Hungarian-born French architect, whose father, József Vágó (1877–1947), and uncle, László (1875–1933), were distinguished Austro-Hurgarian architects influenced by Otto Wagner and by Neo-Classicism. As a pupil of Perret, construction and its expression was always a strong component in his work. He was editor of the influential journal L'Architecture d'aujourd'hui in the 1930s which publicized International Modernism. He set up his own practice in 1934 and exhibited a prefabricated steel house at the Exposition de l'Habitation in Paris that year. He prepared master-plans for several towns, including Arles, Avignon, and Beaucaire (1945–7), and Le Mans (1947–8). His buildings included churches, houses, villas, and much else. He collaborated with Eugène Freyssinet on the design and construction of the Basilica of St Pius, Lourdes (1958), a vast reinforced-concrete structure. In 1932 he founded the Réunions Internationales des Architectes, an important forum which evolved into the Union Internationale des Architectes (UIA) after the 1939–45 war, with Vago as its Secretary-General.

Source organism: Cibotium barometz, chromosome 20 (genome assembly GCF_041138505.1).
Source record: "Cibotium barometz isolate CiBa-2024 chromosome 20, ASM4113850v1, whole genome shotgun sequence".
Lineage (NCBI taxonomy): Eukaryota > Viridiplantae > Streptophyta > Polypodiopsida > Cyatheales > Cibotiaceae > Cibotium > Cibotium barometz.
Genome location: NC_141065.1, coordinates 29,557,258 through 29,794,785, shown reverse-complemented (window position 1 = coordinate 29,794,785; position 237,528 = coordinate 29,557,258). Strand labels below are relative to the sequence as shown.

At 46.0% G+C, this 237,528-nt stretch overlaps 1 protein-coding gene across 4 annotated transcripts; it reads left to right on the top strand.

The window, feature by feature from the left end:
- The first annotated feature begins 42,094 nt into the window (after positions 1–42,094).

Kalman (1994);Merényi (1970);Jane Turner (1996);Vágó (2000)